No one told me the dirty little secret about becoming a mother ... that I would never feel the same about work.
“So, we need to talk when you have a moment,” my boss started, leaning on the doorway to my office. I was trying hard to figure out what I'd done wrong, when she continued, “I need to know: How soon will you be returning to work after the baby is born? Do I need to find someone to replace you?”
I breathed a sigh of relief that I wasn't in trouble and confidently told my boss not to worry. I'd be back in six weeks, maybe less. The thought of spending six weeks off work, at home, with a baby was far more intimidating to me than even the thought of labor. I was still panicking at the thought of becoming something I'd never planned for: a mother. For me, the suggestion of becoming at stay-at-home mother was too bizarre to even be considered.
A few of the older women I worked with had already asked me the same kinds of questions. They seemed surprised that I found it so natural and so easy to decide that I wanted to go back to work after my baby's birth. Through the conversations we had, they encouraged me to reconsider — to at least be home with my child while she was young.
I dismissed their concerns and attitudes as throwbacks to a different generation. Do any of these people know what year it is? I thought. Get real! We're not in the 1950s anymore. Of course I'm coming back to work.
Even at my large, nondenominational church, only a few women stayed home with their children full time. And there was an excellent church daycare where I could leave my baby. The workers at the daycare center, all friends of mine, were excited about the day when my daughter would spend her days with them. The daycare was on my way to work, and everything seemed to line up perfectly.
Over lunch, one of my co-workers, a woman in her late 50s, sweetly suggested, “You know, I don't think you've considered that you may feel differently about all of this after that baby is born.”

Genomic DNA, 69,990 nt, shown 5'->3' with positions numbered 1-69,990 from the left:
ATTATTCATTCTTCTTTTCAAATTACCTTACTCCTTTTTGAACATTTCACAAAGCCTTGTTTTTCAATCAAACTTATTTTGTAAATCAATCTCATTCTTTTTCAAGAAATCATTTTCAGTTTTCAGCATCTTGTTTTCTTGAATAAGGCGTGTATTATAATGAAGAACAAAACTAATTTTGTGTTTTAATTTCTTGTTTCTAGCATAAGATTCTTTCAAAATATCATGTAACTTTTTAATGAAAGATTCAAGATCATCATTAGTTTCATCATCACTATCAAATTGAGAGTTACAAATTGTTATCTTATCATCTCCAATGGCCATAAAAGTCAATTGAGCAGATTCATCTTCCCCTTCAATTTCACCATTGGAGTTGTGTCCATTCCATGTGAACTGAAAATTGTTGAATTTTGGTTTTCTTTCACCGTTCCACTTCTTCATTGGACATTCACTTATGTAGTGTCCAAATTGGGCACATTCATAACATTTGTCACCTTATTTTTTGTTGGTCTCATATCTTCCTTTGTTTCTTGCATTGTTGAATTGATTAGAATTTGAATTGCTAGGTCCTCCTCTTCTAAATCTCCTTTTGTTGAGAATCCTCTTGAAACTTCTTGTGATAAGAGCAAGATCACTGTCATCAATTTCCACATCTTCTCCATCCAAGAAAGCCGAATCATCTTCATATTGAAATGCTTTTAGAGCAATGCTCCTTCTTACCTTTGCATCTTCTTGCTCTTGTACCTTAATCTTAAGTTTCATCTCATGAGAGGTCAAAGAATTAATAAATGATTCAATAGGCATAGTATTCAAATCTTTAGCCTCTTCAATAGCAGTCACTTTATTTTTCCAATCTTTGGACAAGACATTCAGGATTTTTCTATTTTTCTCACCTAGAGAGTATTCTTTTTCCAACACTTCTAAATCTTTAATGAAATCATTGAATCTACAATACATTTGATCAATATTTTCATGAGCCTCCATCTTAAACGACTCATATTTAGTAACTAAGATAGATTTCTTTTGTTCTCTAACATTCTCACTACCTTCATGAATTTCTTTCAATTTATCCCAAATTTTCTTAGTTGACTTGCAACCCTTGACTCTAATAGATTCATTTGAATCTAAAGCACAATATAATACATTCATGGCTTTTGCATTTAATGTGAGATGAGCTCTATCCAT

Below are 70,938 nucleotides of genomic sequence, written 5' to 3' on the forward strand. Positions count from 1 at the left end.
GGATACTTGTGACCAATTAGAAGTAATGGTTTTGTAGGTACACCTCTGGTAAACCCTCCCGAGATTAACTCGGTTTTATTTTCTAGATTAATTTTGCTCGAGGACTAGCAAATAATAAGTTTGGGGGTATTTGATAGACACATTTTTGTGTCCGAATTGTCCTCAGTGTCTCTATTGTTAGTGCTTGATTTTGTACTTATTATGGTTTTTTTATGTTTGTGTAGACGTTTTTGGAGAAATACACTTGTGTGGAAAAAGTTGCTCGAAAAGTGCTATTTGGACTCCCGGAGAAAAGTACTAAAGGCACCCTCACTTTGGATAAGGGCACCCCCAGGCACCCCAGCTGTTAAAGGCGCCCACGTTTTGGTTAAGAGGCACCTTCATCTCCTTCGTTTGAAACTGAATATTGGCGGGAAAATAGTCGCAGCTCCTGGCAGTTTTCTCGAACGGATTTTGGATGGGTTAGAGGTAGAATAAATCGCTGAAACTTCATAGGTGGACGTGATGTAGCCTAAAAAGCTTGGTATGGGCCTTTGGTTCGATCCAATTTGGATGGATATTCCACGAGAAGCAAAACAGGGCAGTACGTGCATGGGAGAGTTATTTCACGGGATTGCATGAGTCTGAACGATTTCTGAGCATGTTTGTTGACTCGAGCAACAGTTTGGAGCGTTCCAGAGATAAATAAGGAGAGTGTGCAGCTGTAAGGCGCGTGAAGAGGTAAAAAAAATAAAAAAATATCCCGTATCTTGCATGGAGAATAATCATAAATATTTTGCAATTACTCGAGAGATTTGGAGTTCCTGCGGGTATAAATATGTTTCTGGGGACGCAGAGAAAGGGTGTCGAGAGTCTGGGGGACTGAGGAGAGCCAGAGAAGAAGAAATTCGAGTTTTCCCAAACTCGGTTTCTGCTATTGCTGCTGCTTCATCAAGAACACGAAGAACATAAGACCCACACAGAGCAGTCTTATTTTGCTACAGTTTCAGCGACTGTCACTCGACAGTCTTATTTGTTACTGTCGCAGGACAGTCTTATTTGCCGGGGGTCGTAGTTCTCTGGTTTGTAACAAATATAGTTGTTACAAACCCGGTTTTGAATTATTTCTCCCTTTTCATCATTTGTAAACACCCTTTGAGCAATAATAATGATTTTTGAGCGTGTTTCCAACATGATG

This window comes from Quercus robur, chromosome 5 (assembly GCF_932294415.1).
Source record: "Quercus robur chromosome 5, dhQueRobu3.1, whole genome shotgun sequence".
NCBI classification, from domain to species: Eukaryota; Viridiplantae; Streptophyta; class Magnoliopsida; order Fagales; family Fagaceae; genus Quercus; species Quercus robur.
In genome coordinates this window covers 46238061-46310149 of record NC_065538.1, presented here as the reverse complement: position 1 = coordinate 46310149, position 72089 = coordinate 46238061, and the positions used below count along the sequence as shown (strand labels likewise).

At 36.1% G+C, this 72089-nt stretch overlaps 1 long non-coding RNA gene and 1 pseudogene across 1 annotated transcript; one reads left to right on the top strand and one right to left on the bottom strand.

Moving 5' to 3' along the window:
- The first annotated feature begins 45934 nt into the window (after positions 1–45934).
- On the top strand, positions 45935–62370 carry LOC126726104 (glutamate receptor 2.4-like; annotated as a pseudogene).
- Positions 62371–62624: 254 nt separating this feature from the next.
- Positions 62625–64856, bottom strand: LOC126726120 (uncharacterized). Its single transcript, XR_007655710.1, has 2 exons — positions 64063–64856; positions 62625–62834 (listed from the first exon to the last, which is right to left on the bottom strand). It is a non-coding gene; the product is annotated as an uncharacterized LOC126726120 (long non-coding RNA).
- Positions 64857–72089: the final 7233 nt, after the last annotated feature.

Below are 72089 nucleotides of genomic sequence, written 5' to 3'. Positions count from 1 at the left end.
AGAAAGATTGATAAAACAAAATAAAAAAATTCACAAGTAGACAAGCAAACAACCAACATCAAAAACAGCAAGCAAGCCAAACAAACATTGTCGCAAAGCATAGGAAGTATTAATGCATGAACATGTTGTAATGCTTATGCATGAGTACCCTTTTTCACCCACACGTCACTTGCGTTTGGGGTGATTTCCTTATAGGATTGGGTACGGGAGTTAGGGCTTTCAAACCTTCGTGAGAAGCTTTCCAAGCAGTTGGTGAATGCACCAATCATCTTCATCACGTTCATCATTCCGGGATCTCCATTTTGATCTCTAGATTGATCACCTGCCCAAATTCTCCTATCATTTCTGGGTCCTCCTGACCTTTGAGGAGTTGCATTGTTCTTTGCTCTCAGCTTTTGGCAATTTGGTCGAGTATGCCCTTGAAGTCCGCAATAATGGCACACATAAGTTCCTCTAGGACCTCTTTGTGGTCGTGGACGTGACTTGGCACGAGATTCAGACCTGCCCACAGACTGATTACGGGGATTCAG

“Nancy, I appreciate your concern,” I said, “but I hardly see how giving birth is going to change my views. The housewife thing has never been part of my plans, and I don't foresee those plans changing in a few months.”
“You never know ... ” she said, smiling.
* * *
It was the look on her face, her smile, her tone of voice, and those words, “You never know ... ” that played in my head months later when my boss called to find out the exact day I'd be back to work.
It had been four weeks since I had given birth to my daughter, and I was struggling to figure out just how I was supposed to hand someone my precious baby and spend my first day back at work without her. I hated to admit it, but Nancy was right. Somehow giving birth did change the way I felt about having children, motherhood and my career.
I like to think of this as one of those dirty little secrets no one tells you about. At least in my case, Nancy tried to warn me, but that was only after I was pregnant. In all my years of formal education, not once did anyone mention the attitude changes motherhood brings to many women, or the instant change in priorities some women experience.
Growing up, the messages I received from every direction, including the media, parents, friends, family, teachers at school and my college professors were focused on career life and seeking fulfillment through work. Leaving your child, even a baby, in the care of others each day while you continue on with your career was something I always viewed as perfectly natural and normal.
And why wouldn't it be? Why should a woman sacrifice her career because she became a mother? We don't ask that of men, right?